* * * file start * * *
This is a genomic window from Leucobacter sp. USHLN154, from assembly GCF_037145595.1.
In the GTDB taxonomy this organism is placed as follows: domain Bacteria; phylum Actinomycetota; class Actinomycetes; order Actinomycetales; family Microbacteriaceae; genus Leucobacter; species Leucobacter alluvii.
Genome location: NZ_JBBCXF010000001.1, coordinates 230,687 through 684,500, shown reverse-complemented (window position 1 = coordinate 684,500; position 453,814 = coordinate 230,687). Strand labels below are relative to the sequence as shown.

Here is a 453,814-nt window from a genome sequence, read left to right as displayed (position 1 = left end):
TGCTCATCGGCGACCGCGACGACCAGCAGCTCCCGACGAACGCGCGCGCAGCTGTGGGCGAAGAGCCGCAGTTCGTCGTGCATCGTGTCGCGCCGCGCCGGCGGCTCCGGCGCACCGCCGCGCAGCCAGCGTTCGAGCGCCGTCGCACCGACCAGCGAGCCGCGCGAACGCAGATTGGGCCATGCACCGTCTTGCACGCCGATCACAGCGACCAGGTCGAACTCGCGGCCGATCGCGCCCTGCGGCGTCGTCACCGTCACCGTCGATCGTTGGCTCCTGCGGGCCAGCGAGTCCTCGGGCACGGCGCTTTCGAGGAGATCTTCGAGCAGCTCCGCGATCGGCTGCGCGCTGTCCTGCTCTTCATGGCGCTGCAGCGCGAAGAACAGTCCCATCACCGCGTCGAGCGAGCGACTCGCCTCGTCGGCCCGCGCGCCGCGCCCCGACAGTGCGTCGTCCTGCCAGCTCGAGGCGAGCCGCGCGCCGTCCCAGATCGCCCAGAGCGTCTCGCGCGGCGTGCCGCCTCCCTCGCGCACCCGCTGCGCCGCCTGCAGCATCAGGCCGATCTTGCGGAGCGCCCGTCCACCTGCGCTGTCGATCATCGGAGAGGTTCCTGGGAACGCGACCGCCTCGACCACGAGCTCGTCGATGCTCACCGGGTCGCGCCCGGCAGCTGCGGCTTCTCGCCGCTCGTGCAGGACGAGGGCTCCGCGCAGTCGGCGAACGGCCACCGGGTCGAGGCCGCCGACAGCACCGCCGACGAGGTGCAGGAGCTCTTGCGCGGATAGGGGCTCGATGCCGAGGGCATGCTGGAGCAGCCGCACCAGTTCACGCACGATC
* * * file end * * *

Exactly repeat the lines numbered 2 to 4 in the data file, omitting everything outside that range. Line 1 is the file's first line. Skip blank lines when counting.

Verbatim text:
In the GTDB taxonomy this organism is placed as follows: domain Bacteria; phylum Actinomycetota; class Actinomycetes; order Actinomycetales; family Microbacteriaceae; genus Leucobacter; species Leucobacter alluvii.
Genome location: NZ_JBBCXF010000001.1, coordinates 230,687 through 684,500, shown reverse-complemented (window position 1 = coordinate 684,500; position 453,814 = coordinate 230,687). Strand labels below are relative to the sequence as shown.

Here is a 453,814-nt window from a genome sequence, read left to right as displayed (position 1 = left end):